Crohn’s hit Erron Maxey suddenly in 2009, about halfway into his 18-year career playing pro basketball abroad. A bout of food poisoning in Argentina seemed to trigger it.
“Actually, the whole team got food poisoning,” says Maxey, who also has played in Australia, Finland, China, and other countries. But only his symptoms seemed to linger and worsen.
Later that year, Maxey had his first surgery in Uruguay to repair infected sores in his intestines and to remove fistulas — tunnel-like passageways that reroute waste to the wrong places.
But it took 5 more years and several more surgeries before doctors officially diagnosed Maxey with Crohn’s.
That was a difficult time for Maxey. “I’d have upset stomach, chronic diarrhea, constant pain.”
“There’d be days when my energy level was really low, and, you know, I’d just go ahead and tell my coaching staff, ‘Hey, you know what? I ate something bad. I just don’t have it today.’”
For a world traveler, getting the right treatment wasn’t always easy. It was often tough just to get his medication on the road.
Even when Maxey managed to get the drugs shipped to him, a complex web of laws and regulations in other countries sometimes barred him from taking delivery. Once, a customs official destroyed $4,500 worth of medication right in front of him.
After so many years with Crohn’s and numerous surgeries, including a major one at Emory University in Atlanta in 2018, Maxey says he has learned to be very clear with those closest to him about his needs.
“As graphic and as vulgar as it might be, you have to go through it so your loved ones know how to help take care of you. You can’t sugarcoat it. Otherwise you’re going to be in some serious trouble when you need help.”
But it’s also important, he says, to reassure those who care for you most.
“I mean, you’re definitely nervous because you know that this stuff can take you out,” Maxey says. “But at the same time, hey, you know what? We’re going to get through this. We’re going to figure it out. You know, this isn’t my first rodeo.”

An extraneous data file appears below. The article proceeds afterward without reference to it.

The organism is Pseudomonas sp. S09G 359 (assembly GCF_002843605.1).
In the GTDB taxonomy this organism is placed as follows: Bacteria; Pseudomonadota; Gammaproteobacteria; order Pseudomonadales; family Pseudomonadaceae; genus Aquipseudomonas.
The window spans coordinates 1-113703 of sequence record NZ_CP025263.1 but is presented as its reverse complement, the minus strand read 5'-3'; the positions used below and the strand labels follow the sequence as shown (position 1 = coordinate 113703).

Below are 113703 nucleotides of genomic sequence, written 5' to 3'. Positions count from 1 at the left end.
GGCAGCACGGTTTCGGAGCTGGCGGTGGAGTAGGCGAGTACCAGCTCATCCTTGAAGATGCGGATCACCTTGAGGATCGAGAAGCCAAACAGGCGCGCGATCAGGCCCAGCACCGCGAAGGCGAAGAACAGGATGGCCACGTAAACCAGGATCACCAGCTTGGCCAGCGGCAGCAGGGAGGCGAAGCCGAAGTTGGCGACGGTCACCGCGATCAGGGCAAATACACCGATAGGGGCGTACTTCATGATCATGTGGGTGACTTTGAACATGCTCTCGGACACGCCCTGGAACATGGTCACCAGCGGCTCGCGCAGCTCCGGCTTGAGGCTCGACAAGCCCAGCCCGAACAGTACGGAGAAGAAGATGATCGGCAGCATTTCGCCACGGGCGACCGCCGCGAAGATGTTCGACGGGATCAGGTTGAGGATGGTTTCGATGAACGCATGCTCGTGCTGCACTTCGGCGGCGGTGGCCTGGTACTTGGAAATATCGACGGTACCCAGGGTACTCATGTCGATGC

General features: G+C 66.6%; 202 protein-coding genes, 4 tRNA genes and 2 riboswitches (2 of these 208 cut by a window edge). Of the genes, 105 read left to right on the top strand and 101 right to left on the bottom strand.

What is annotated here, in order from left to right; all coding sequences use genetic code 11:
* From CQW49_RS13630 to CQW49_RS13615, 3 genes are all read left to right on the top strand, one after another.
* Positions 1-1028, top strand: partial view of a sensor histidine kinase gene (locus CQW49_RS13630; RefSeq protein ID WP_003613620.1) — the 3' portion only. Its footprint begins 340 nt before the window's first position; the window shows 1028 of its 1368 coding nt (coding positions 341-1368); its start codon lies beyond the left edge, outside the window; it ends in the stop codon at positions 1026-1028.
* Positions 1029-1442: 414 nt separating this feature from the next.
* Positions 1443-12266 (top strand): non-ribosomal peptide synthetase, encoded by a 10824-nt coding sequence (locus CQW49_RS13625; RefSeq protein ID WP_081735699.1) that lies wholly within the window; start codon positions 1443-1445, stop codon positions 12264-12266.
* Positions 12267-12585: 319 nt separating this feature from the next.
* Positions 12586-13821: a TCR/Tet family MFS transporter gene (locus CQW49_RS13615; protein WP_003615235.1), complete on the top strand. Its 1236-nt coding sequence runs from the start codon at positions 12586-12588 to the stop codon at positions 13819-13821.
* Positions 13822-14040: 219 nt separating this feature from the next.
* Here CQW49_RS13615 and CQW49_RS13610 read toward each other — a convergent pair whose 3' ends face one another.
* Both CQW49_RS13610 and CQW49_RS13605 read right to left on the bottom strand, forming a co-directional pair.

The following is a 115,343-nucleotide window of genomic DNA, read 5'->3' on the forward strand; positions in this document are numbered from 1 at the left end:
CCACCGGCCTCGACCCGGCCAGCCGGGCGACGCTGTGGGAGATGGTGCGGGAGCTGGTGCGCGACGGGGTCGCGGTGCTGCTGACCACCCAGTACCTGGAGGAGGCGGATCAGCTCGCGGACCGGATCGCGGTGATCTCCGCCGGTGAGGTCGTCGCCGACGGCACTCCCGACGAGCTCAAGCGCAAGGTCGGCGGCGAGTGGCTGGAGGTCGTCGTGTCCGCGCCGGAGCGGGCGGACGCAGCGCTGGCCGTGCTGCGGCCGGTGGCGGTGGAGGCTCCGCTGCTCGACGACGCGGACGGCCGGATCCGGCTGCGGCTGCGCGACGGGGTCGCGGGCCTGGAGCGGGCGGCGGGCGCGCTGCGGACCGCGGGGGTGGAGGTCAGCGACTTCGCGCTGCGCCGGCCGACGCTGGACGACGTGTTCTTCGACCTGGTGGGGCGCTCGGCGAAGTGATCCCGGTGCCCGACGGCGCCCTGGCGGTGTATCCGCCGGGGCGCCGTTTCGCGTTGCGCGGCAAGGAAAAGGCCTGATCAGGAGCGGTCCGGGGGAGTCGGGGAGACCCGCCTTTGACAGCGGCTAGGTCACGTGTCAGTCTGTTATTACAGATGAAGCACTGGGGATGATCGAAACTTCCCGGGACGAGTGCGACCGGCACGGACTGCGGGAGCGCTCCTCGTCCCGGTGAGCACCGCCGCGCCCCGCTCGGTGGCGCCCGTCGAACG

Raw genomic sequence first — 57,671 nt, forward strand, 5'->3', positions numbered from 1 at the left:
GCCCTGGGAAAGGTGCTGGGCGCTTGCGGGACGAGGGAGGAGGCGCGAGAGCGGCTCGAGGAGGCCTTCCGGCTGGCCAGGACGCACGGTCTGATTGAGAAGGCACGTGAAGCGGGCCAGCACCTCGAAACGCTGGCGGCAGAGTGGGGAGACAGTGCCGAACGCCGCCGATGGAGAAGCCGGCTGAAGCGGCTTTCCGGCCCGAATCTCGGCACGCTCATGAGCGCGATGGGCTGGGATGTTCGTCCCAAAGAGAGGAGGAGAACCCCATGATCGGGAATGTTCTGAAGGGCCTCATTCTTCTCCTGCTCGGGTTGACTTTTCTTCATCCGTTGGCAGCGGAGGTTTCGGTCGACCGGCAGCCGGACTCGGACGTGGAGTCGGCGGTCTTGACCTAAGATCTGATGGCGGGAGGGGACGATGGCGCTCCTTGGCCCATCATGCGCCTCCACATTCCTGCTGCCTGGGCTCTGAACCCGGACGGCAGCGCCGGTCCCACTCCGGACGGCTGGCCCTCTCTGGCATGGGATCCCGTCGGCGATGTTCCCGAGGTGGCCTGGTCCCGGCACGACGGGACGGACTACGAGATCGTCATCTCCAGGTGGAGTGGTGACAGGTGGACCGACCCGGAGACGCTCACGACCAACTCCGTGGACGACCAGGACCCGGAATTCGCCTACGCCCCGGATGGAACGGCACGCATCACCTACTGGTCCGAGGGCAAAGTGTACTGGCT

For now, Maxey is waiting in limbo in Atlanta for the pandemic to pass. He hopes to play professional basketball for at least 2 more years.
Natalie Hayden got her diagnosis in July 2005, 2 months after finishing her undergraduate degree at Marquette University in Milwaukee, WI.
“Up until that point, I was a picture of health.”
Symptoms started soon after graduation. “I knew something was wrong because any time I would eat or drink anything, I was in horrible pain. So I just stopped eating and lost about 15 pounds.”
Hayden says that besides excruciating abdominal pain, she had fevers of 105 and was so worn out that she couldn’t climb the stairs of her parents’ house.
Finally, her worried mother, a nurse, rushed Hayden to the hospital. It took the emergency room doctor only a physical exam and a CT scan to declare that Hayen had Crohn’s. She was admitted immediately.
Hayden says she has blocked out much of those first blurry days. She remembers the shock. She remembers a lot of tears.
“The hardest part of the diagnosis is dealing with the change to your identity. You think of this disease as a scarlet letter. You feel as though you’re forever changed.”
Since her diagnosis 15 years ago, Hayden has built a career as a journalist and blogger and a rich family life with her husband, Bobby, and their two children, Reid and Sophia.
She also has gained a new perspective.
Having Crohn’s “doesn’t mean you can’t follow your career aspirations. It doesn’t mean you’re not going to find love. It doesn’t mean you can’t be a parent someday,” Hayden says. “You can do all those things with IBD. Your journey might just look a little bit different than your peers.’”
“The disease is a big part of you, it’s not all of you,” she says.
Hayden has been in remission since she had surgery in 2015. But she still has bad days.
“Don’t try to be a superhero and fight it at home. If you can nip it in the bud before it becomes a full-out flare, then you can save yourself a hospitalization.”